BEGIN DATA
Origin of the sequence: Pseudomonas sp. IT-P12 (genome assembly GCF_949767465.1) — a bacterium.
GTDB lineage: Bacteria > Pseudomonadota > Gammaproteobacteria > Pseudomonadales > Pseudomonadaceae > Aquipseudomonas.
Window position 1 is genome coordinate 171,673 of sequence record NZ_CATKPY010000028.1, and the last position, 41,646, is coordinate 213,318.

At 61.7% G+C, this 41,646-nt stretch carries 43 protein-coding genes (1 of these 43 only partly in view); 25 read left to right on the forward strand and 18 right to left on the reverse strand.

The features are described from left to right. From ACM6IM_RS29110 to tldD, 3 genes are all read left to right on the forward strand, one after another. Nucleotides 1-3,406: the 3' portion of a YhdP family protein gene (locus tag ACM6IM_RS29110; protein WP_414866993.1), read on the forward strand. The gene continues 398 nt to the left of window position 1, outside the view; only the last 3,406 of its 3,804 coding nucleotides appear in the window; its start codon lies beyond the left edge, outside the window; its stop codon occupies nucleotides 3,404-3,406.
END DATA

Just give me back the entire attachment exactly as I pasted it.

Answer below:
Origin of the sequence: Pseudomonas sp. IT-P12 (genome assembly GCF_949767465.1) — a bacterium.
GTDB lineage: Bacteria > Pseudomonadota > Gammaproteobacteria > Pseudomonadales > Pseudomonadaceae > Aquipseudomonas.
Window position 1 is genome coordinate 171,673 of sequence record NZ_CATKPY010000028.1, and the last position, 41,646, is coordinate 213,318.

At 61.7% G+C, this 41,646-nt stretch carries 43 protein-coding genes (1 of these 43 only partly in view); 25 read left to right on the forward strand and 18 right to left on the reverse strand.

The features are described from left to right. From ACM6IM_RS29110 to tldD, 3 genes are all read left to right on the forward strand, one after another. Nucleotides 1-3,406: the 3' portion of a YhdP family protein gene (locus tag ACM6IM_RS29110; protein WP_414866993.1), read on the forward strand. The gene continues 398 nt to the left of window position 1, outside the view; only the last 3,406 of its 3,804 coding nucleotides appear in the window; its start codon lies beyond the left edge, outside the window; its stop codon occupies nucleotides 3,404-3,406.